Local authorities will play a key role in helping the
country to adjust to the effects of climate change. The
local government sector plays a pivotal role in planning for, and responding
to, emergency situations. Given their close relationship with the community,
local authorities can react faster and more effectively to local climate events
than other government agencies, This has been demonstrated in their response to
extreme weather events in Ireland over recent years. They have essential local
knowledge of the natural and manmade environment and have a critical role to
play in managing climate risks and vulnerabilities and identifying adaptation
actions. They also deliver key services to the public either directly or on in
partnership with other Government Departments such as housing, planning,
sanitation and maintenance of local roads, parks and waterways.
The National Adaptation Framework identifies the critical role to be played by local authorities in addressing climate change adaptation. This will effectively build on their existing expertise and experience as first responders in emergency planning scenarios. Under the NAF each local authority will also be developing their own adaptation strategies in line with guidelines developed for the sector . Local authorities have been set a deadline for the completion of local adaptation strategies of 30 September 2019.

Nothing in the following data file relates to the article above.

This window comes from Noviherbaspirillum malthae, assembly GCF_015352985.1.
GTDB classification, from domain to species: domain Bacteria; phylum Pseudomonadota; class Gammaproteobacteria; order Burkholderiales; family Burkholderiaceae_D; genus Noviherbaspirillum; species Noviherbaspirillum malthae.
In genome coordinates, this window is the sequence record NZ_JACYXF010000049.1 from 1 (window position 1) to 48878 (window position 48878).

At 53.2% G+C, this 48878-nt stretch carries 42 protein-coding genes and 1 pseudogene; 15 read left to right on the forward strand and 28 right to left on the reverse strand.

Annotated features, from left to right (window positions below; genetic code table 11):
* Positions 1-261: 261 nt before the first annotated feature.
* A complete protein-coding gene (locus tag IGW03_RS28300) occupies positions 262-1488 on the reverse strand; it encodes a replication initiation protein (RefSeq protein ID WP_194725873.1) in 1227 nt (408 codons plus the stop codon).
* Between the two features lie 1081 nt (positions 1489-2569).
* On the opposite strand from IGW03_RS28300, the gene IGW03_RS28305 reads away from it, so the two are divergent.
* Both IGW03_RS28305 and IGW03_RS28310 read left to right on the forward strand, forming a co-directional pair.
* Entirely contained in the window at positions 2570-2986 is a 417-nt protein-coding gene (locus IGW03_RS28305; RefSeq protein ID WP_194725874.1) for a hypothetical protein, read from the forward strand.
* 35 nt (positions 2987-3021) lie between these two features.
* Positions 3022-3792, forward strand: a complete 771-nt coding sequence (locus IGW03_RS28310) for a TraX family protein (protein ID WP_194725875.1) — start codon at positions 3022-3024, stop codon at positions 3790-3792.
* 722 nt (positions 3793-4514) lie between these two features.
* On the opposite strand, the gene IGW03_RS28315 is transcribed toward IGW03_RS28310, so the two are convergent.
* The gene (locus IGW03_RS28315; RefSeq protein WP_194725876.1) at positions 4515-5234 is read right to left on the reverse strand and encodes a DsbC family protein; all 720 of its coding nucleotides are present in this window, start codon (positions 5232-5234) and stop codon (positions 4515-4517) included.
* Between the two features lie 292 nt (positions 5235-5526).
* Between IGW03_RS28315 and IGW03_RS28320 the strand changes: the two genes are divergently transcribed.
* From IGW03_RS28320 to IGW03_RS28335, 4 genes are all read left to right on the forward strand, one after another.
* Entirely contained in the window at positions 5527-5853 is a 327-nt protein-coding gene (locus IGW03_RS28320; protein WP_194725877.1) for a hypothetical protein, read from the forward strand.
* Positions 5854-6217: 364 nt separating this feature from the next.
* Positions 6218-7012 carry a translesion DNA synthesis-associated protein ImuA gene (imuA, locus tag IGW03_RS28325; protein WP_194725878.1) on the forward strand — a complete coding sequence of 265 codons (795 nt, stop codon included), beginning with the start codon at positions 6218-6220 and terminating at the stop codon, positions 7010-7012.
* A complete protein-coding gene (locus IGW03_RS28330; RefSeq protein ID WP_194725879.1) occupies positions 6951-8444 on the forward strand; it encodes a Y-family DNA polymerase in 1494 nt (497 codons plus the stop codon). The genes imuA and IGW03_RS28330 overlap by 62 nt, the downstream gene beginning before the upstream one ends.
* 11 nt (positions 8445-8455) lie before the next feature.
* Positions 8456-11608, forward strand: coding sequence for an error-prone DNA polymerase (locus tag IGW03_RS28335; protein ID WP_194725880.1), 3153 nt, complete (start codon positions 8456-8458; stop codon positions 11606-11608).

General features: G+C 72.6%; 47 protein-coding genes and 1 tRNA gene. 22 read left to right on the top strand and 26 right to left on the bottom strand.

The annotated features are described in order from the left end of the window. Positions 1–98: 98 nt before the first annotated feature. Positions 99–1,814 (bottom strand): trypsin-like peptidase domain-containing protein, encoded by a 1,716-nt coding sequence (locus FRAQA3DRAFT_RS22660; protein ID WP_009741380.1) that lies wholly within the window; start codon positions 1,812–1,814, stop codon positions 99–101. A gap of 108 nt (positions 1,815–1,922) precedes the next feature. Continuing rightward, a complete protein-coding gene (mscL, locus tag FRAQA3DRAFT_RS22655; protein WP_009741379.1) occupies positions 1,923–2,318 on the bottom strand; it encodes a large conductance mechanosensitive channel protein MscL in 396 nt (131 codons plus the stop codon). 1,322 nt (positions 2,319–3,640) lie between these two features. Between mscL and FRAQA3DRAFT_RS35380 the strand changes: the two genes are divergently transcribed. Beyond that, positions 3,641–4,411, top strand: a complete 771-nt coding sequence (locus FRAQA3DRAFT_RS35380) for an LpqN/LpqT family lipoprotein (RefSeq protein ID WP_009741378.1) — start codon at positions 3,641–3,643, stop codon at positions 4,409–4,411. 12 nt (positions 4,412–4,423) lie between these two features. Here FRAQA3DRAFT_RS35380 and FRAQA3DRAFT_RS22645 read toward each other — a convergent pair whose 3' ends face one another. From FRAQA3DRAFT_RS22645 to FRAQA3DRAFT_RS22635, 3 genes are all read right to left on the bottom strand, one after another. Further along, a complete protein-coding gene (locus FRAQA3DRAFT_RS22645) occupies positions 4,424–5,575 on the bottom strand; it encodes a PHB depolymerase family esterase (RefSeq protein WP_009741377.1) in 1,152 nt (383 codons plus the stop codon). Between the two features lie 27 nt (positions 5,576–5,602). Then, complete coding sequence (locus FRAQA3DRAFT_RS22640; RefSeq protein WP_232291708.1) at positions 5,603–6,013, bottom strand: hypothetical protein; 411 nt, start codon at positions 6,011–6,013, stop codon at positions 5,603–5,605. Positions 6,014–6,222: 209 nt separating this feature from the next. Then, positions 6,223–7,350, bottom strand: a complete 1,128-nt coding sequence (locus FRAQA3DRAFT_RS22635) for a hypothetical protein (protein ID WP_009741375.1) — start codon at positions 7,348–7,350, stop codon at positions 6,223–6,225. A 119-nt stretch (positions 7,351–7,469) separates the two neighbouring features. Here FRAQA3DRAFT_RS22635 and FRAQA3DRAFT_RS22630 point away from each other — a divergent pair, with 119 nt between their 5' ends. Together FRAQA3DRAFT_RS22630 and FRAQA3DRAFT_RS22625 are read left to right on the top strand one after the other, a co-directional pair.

The NAF explores how local authorities might adopt a joint or regional approach to adaptation planning. In January 2018 that the Department entered into a five year financial commitment of €10m to establish four Climate Action Regional Offices (CAROs). Building on a business case prepared by the local government sector itself, this commitment recognises the significant obligation which has been placed on local government to develop and implement its own climate action measures, as well as the need to build capacity within the sector to engage effectively with climate change – both in terms of mitigation and adaptation.
The Climate Action Regional Offices are being operated by a lead local authority in four different regions that have be grouped together based on a climate risk assessment with a focus on the predominant risk(s) in each geographical area. The establishment of these offices will enable a more coordinated engagement across the whole of government and will help build on the experience and expertise which exists across the sector.